The American Psychiatric Association recently released a study on religious identity, and it was a shocker.
The study, which surveyed nearly 8,000 adults from a large cross-section of the United States, found that the overwhelming majority of Americans are Christian, but a very small percentage of them identify as religiously unaffiliated.
For a full breakdown of the results, read our analysis of the findings.
As a Christian, I’ve never felt comfortable being an atheist.
But this is America, where the majority of my fellow citizens have embraced religion.
To my mind, this is the most important question of our time.
How do we reconcile our religious and secular identities?
How do our religious beliefs impact our daily lives?
How can we best make the best of our shared humanity?
This is a difficult question to answer.
A few years ago, I began studying the topic of spirituality, and I came to a few conclusions.
First, most of us have very deep spiritual experiences, which we share with others.
This can be quite profound.
If you have no interest in the religion of your parents or grandparents, you can always go back to them.
Second, the world is populated by people with different beliefs and values, including the beliefs and value systems of others.
Some people believe in God and others do not.
For most people, the concept of spirituality is just as important as religion.
Third, the experiences of many of our ancestors who believed in God also influenced how they viewed the world, and this is an important factor in shaping our beliefs.
While I find these insights quite fascinating, I also realized that there are still so many unanswered questions.
Why are so many Americans so religiously unafflicted?
Are we all, as the study found, “religiously indifferent?”
What is the relationship between the religious and the secular?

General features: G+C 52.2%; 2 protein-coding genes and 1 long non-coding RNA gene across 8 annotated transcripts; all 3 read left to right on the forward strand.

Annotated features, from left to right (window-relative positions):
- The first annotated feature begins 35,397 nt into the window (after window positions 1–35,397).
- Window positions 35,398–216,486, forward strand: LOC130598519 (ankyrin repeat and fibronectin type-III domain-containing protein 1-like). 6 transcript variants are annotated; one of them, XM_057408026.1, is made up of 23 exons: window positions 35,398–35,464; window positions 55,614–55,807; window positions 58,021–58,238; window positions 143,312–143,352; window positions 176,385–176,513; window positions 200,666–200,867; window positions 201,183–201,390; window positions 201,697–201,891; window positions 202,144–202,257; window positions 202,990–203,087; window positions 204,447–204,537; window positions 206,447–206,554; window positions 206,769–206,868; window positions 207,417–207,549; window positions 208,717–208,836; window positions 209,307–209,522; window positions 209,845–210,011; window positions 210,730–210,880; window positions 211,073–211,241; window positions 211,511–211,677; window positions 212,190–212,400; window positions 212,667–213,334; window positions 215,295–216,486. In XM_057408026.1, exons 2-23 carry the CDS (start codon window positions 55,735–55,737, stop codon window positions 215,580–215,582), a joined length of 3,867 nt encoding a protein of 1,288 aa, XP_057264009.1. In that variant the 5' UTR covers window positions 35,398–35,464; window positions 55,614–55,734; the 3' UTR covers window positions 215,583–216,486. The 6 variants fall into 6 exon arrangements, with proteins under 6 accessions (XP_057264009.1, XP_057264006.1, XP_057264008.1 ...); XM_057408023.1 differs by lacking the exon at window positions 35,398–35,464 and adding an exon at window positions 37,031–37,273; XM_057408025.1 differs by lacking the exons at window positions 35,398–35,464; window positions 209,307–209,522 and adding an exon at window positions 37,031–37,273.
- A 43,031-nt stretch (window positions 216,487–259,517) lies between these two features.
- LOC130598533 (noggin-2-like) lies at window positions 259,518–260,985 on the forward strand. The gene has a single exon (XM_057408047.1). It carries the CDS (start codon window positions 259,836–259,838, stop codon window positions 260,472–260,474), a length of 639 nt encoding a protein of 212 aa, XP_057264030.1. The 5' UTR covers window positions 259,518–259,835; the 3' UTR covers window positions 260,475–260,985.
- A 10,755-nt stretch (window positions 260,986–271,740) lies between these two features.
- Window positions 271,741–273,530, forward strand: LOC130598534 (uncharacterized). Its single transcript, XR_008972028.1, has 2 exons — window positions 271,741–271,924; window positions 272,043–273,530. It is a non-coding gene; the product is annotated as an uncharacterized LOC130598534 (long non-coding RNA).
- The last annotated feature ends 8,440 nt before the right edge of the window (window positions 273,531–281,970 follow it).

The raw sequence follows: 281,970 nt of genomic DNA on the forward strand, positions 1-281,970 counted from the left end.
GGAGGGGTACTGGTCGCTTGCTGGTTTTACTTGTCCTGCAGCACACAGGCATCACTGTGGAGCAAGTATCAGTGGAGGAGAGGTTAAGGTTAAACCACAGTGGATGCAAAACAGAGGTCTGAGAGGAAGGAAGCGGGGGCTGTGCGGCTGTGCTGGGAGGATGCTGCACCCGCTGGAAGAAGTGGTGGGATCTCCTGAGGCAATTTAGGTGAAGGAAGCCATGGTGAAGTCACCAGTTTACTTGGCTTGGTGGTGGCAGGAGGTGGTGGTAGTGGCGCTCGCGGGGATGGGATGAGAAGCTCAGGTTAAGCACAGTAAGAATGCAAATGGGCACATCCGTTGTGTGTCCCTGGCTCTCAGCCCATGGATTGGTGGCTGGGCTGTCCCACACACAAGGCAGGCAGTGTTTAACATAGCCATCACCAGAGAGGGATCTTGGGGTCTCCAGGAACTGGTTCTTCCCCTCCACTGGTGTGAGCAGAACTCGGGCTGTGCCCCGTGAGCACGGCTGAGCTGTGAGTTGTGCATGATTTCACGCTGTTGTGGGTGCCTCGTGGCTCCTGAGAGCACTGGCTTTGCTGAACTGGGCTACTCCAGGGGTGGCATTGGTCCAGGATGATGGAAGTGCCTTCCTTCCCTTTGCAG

Are there people who do not fit into either group?
Do people who belong to one religion really hold more beliefs about the world and about other people than do people who are not?
The answers to these questions will have a profound impact on how we live our lives, how we worship and how we interact with others and with the natural world.
The American Psychiatric Society and the Association of American Publishers recently released their report on religious affiliation, which provides the answers to all these questions.
One of the most intriguing findings from the study is that a significant number of people who identify as Christian are actually religiously unafflicanted.
Nearly two-thirds of people surveyed said that they have “not given much thought to a religious affiliation” during their lifetime.
According to the report, more than half of the religiously unafferents have never attended church.
This means that most of the unaffiliated have no desire to attend religious services.
For the religiously affiliated, the experience of attending religious services is more important than the time spent.
When I was growing up, my religious experience was one of a family, of which I was the only member.
I was surrounded by others who did not share my beliefs, and these people would talk to me as if I was just a little child.
This experience taught me that I was unique.
In contrast, a large percentage of those who identify with a religion are religious.
These people do not have a large family or a large congregation.
They are more likely to be friends with members of their faith, attend religious worship services, and even attend religious schools.
For example, more men than women identify as atheists.
It is this difference in the way religious and nonreligious people relate to each other that creates the most significant impact on the way we interact.
Most of the research suggests that the religious experience can play an important role in how we perceive the world.
A 2013 study found that a large majority of the nonreligious do not see themselves as part of a religious community.
They view themselves as the outsiders.
That is a key insight.
When we are in a group of people that does not identify as part to some particular religious tradition, we can perceive them as outsiders.
In contrast, when we are part of an organized religious group, we have a strong sense of belonging.
Our religious experience provides us with a sense of self.
This gives us a sense that we are not outsiders, and we do not feel alone.
It is a powerful way of thinking about ourselves.
So, if you are a Christian or an atheist, you may not have an easy answer.
Do you identify as a Christian?
Do you believe in the Christian God?
If so, what do you believe about him and the Christian faith?
Are you religiously unafflagged?
Is there a significant difference between you and other people who have the same beliefs and experience as you?
Or do you feel you fit into both groups?
Do your beliefs impact your daily lives as much as your religion?